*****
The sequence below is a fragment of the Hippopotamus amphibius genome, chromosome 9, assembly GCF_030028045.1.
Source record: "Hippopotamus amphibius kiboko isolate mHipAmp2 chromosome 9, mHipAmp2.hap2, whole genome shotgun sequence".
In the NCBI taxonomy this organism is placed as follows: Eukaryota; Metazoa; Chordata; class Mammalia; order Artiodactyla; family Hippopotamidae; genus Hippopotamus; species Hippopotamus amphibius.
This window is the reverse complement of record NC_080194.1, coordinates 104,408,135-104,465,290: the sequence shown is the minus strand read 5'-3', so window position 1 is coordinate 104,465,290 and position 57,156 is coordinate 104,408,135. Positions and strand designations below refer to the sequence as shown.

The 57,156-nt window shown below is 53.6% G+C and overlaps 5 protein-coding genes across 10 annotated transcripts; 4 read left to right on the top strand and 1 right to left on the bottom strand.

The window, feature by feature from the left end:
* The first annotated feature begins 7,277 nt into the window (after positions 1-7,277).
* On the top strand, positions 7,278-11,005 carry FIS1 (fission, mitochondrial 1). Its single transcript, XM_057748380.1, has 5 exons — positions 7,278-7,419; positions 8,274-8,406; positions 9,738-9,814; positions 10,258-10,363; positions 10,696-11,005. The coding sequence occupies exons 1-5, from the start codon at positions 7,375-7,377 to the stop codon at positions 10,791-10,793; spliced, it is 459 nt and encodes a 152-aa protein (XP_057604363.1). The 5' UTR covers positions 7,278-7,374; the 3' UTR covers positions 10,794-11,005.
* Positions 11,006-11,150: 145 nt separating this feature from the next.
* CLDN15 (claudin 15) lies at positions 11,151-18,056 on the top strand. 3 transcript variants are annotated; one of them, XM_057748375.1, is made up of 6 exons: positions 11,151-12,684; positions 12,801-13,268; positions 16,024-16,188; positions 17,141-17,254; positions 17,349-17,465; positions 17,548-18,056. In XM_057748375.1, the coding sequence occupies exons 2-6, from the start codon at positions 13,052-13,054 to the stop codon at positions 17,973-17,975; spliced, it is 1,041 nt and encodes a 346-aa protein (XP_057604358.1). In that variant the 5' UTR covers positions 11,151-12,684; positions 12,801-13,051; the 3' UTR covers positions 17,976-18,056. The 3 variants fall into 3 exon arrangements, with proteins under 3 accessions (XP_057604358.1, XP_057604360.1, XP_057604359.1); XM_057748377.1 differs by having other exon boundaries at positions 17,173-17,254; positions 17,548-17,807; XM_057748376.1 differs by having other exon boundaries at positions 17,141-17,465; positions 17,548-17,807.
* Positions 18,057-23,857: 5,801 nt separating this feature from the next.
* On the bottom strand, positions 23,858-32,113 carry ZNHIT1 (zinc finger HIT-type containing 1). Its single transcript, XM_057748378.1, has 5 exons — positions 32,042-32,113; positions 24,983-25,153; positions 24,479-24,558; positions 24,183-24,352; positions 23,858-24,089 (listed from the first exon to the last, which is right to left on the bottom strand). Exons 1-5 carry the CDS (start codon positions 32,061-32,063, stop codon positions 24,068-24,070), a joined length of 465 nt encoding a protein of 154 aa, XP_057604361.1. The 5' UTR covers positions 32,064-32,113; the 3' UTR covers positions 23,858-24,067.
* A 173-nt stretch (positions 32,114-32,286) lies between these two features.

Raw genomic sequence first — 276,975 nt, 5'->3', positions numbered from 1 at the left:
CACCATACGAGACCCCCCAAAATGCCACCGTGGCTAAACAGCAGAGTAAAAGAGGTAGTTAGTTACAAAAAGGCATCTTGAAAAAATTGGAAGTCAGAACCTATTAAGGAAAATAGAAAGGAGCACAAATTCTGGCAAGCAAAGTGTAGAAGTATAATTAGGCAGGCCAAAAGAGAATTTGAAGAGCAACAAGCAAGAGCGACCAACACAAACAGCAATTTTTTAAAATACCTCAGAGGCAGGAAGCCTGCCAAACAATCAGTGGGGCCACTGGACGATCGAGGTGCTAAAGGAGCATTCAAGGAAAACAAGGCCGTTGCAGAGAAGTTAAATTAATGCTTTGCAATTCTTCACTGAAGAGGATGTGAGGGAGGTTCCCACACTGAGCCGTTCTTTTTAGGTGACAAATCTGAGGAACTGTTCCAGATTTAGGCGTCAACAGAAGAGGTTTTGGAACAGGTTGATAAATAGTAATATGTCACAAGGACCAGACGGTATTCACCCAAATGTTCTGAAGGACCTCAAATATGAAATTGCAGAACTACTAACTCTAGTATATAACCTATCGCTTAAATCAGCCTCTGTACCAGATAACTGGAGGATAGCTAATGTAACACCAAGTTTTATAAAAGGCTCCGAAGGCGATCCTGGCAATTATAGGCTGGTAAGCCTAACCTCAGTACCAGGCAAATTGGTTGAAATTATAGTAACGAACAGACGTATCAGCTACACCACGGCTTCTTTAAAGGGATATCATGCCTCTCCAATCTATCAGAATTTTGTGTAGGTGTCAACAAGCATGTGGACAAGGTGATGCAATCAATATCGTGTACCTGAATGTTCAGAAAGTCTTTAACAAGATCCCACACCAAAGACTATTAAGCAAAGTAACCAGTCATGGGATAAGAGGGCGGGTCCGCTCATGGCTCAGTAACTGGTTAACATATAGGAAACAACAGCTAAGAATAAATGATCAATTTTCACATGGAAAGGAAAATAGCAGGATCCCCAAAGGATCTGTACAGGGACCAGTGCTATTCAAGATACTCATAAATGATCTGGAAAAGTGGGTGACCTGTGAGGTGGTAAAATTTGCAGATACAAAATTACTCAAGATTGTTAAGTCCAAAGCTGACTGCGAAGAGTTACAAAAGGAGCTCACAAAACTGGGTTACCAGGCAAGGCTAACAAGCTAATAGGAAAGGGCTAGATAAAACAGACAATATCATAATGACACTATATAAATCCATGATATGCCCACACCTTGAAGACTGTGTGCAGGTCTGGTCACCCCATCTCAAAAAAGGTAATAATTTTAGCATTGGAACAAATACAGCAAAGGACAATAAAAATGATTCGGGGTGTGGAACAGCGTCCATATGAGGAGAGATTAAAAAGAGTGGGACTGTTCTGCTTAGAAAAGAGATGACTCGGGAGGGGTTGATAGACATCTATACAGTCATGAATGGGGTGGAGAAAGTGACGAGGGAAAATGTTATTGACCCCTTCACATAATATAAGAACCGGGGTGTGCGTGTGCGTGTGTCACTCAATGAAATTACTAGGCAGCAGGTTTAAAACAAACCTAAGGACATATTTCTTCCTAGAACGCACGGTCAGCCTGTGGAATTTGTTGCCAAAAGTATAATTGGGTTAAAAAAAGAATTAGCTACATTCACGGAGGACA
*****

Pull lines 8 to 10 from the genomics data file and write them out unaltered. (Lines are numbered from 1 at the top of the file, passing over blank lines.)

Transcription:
* On the top strand, positions 7,278-11,005 carry FIS1 (fission, mitochondrial 1). Its single transcript, XM_057748380.1, has 5 exons — positions 7,278-7,419; positions 8,274-8,406; positions 9,738-9,814; positions 10,258-10,363; positions 10,696-11,005. The coding sequence occupies exons 1-5, from the start codon at positions 7,375-7,377 to the stop codon at positions 10,791-10,793; spliced, it is 459 nt and encodes a 152-aa protein (XP_057604363.1). The 5' UTR covers positions 7,278-7,374; the 3' UTR covers positions 10,794-11,005.
* Positions 11,006-11,150: 145 nt separating this feature from the next.
* CLDN15 (claudin 15) lies at positions 11,151-18,056 on the top strand. 3 transcript variants are annotated; one of them, XM_057748375.1, is made up of 6 exons: positions 11,151-12,684; positions 12,801-13,268; positions 16,024-16,188; positions 17,141-17,254; positions 17,349-17,465; positions 17,548-18,056. In XM_057748375.1, the coding sequence occupies exons 2-6, from the start codon at positions 13,052-13,054 to the stop codon at positions 17,973-17,975; spliced, it is 1,041 nt and encodes a 346-aa protein (XP_057604358.1). In that variant the 5' UTR covers positions 11,151-12,684; positions 12,801-13,051; the 3' UTR covers positions 17,976-18,056. The 3 variants fall into 3 exon arrangements, with proteins under 3 accessions (XP_057604358.1, XP_057604360.1, XP_057604359.1); XM_057748377.1 differs by having other exon boundaries at positions 17,173-17,254; positions 17,548-17,807; XM_057748376.1 differs by having other exon boundaries at positions 17,141-17,465; positions 17,548-17,807.